What You Should Know About Consolidating Payday Loans

Payday loans are taken out by an estimated 12 million Americans each year. Payday loans are among the costlier ways to borrow money, which many people are unaware of. A payday loan’s annual percentage rate (APR) can easily approach 300 percent, which is enormous when ConsolidationNow compared to the average credit card APR of around 16 percent.

When borrowers can’t make their payments, they prolong their initial loan or take out another payday loan to pay it off. They might become locked in a seemingly unending cycle of debt

If you’ve gotten yourself into a payday loan debt rut, you might want to consider a payday consolidation loan. A payday consolidation loan could help you get out of this financial trap and avoid paying exorbitant payday loan interest.

What Is Payday Loan Consolidation?

Payday loans may appear to answer short-term financial problems, but they can quickly spiral into long-term debt. Consolidating your payday loans is one possible answer to the weight of payday loan debt. A debt consolidation loan combines your high-interest loan amounts into a single loan with a lower interest rate.

While a conventional payday loan needs to be paid off in a few weeks, many borrowers cannot do so. Payday loans are usually prolonged or reissued, so they can take months to pay off instead of a few weeks, adding to the borrower’s debt.

Assume this scenario. You borrow $300 from a payday lender for two weeks, and the lender charges you $50 in finance charges. The APR is equivalent to 434 percent if the loan is paid off in two weeks. If you can’t pay off the debt in two weeks, the lender may extend the deadline, but you’ll have to pay an additional cost. If you take out many payday loans, this debt cycle can continue. The average payday borrower takes out ten loans, racking up a mountain of interest and fees.

Consolidating your payday loan debt into a new loan puts an end to the debt cycle and allows you to repay your debt in fixed installments.

What is the Process of Payday Loan Consolidation?

The most significant benefit of payday loan consolidation is that it helps you save money by consolidating many high-interest loans into a single low-interest loan. This technique usually entails obtaining a personal loan from a bank, credit union, or another lender. 

A personal loan usually has a repayment period of one to five years. According to the Federal Reserve, the average interest rate on a personal loan from a bank was 9.58 percent in May 2021. That’s a lot lower than a conventional payday loan’s interest rate.

Payday lenders usually do not run a credit check when borrowers ask for a loan. As a result, payday loans are popular with those who have bad credit and believe they won’t be able to qualify for a payday consolidation loan. However, this may not be the case.

Even if your credit score is low, you may be able to receive a consolidation loan. However, you will likely pay a higher interest rate than someone with a high score.

If you don’t qualify for a typical consolidation loan, a credit union may be able to help you with a payday alternative loan (PAL). You can consolidate and pay off high-interest payday loans using a PAL, with a maximum APR of 28 percent. Typically, credit unions give you up to six months to pay off a PAL.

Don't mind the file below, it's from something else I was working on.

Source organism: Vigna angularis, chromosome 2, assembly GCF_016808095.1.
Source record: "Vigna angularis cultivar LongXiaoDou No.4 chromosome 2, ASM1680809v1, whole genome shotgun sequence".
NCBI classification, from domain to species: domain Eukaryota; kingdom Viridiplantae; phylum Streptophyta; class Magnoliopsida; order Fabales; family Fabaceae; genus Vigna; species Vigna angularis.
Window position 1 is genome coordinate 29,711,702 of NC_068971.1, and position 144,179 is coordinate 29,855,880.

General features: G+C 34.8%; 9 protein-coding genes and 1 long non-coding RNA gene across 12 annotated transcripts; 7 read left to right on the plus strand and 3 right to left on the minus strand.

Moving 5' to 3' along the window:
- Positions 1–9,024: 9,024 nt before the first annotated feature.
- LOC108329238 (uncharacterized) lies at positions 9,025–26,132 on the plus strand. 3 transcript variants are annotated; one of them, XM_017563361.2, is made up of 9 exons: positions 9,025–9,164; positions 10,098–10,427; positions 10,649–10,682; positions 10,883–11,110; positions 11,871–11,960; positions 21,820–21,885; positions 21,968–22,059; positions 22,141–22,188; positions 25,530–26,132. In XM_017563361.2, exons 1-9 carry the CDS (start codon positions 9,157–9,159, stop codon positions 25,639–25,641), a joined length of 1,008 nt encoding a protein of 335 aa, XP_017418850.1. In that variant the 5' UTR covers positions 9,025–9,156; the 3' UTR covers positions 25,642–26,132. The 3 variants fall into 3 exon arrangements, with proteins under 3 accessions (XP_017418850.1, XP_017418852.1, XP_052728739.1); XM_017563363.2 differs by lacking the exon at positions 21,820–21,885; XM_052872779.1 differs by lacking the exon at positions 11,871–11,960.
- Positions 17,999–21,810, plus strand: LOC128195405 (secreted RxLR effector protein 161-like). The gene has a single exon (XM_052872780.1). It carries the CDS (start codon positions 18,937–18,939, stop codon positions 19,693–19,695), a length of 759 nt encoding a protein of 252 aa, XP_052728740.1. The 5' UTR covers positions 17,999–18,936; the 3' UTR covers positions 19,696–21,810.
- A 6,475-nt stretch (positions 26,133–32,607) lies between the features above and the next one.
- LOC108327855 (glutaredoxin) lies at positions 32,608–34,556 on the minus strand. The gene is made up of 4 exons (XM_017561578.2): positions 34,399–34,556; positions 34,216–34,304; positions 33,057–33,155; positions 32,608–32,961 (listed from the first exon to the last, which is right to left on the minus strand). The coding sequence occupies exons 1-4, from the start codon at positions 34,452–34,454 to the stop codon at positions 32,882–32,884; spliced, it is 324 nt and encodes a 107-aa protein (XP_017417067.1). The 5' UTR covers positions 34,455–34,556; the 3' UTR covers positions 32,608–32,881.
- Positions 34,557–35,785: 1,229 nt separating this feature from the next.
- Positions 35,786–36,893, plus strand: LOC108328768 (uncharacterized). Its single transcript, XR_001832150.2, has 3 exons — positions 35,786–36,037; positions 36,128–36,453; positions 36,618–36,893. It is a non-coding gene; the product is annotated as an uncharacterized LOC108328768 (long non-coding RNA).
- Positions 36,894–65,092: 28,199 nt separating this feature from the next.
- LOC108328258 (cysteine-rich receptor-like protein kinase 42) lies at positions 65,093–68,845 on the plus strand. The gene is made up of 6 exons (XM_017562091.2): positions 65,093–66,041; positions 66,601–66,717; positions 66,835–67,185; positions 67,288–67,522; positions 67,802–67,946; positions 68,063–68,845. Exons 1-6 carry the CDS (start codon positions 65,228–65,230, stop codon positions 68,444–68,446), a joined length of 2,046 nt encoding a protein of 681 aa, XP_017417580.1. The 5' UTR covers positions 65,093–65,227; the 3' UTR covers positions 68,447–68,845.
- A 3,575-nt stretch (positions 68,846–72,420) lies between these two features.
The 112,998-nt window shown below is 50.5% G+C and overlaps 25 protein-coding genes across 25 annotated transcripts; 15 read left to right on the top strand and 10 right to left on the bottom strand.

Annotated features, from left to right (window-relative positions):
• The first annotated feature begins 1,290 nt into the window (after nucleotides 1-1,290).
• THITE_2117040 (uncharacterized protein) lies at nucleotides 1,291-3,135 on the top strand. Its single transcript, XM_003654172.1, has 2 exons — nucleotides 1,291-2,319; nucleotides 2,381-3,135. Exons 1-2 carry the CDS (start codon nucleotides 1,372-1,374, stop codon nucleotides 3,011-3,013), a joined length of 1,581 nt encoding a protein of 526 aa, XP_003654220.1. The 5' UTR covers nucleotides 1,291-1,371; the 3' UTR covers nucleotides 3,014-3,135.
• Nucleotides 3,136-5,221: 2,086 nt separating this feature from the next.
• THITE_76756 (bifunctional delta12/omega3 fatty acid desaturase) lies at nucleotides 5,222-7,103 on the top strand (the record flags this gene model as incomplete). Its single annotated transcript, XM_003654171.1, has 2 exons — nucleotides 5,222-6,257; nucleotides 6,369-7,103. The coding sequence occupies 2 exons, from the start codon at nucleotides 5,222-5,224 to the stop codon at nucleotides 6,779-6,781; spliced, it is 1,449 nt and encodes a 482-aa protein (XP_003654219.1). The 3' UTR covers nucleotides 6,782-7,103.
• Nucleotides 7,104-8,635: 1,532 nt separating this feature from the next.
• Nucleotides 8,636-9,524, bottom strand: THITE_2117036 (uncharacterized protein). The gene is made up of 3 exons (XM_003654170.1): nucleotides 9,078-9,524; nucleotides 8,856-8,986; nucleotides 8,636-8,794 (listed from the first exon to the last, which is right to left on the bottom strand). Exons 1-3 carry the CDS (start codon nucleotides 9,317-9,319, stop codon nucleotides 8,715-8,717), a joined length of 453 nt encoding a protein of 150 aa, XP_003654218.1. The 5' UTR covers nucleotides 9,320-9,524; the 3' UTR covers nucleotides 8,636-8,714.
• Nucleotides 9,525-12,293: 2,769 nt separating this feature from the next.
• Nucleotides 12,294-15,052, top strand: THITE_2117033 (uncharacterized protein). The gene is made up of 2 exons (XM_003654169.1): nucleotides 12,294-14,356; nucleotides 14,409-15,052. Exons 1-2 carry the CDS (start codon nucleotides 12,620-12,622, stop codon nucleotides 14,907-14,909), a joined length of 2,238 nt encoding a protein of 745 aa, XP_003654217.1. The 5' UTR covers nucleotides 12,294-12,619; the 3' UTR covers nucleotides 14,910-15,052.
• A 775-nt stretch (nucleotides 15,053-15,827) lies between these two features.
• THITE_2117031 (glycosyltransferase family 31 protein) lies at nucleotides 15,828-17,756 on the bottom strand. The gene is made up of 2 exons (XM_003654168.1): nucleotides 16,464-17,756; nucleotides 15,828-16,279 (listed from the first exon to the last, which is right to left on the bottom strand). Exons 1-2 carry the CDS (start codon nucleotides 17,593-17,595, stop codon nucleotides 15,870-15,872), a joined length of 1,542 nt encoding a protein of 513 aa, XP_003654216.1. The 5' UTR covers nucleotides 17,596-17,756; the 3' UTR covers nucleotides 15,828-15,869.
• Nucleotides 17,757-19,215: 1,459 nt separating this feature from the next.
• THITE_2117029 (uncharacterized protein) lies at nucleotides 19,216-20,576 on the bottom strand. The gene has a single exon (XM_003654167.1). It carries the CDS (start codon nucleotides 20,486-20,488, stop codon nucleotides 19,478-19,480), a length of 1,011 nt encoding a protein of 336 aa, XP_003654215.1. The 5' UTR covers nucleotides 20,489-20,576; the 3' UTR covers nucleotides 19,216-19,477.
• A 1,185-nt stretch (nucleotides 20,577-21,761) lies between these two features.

Is Consolidating Payday Loans Harmful to My Credit?

A payday loan does not usually appear on your credit report, but a payday consolidation loan does. The consolidation loan has the potential to assist or destroy your credit, depending on how you manage it.

You might expect a tiny but temporary drop in your credit score when you first apply for a payday consolidation loan. The lender’s request to see your credit report or score is recorded as a “hard inquiry” on your credit report. Because the payday consolidation loan reduces the average age of your accounts, it may lower your credit score.

On the other hand, your scores may improve in the long run. Making timely payments on the consolidation loan, maintaining low balances on other credit accounts, and avoiding frivolous credit applications can all contribute to this rise. By combining your payday loans, you’ll be rid of their high-interest debt, saving you money and making your debt payments more manageable.

Debt Settlement vs. Payday Loan Consolidation

Consolidation may be a better alternative than debt settlement if you choose between payday loans and debt settlement. According to the National Federation for Credit Counseling, debt settlement can represent a “much greater” danger than debt consolidation. Why? Because debt settlement organizations demand high costs and the process can harm your credit, you should avoid it.

Debt settlement businesses negotiate on your behalf with your creditors to get you to pay less than you owe. However, there is no assurance that debt settlement will succeed, and you may end up worse off than before. 

Debt settlement companies frequently refer to their services as “debt consolidation,” although the two are not synonymous. Debt settlement entails paying less than you owe on a debt; debt consolidation entails paying down your other loans as agreed and making one monthly “consolidated” loan payment until the new, lower-interest loan is paid off.

Final Thoughts

Reaching out to a nonprofit credit counselor if you’re drowning in payday loan debt can help you get your head above water. Nonprofit credit counselors provide free consultations. It’s a good idea to check your free Experian credit score and report before meeting with a credit counselor to see where your credit stands.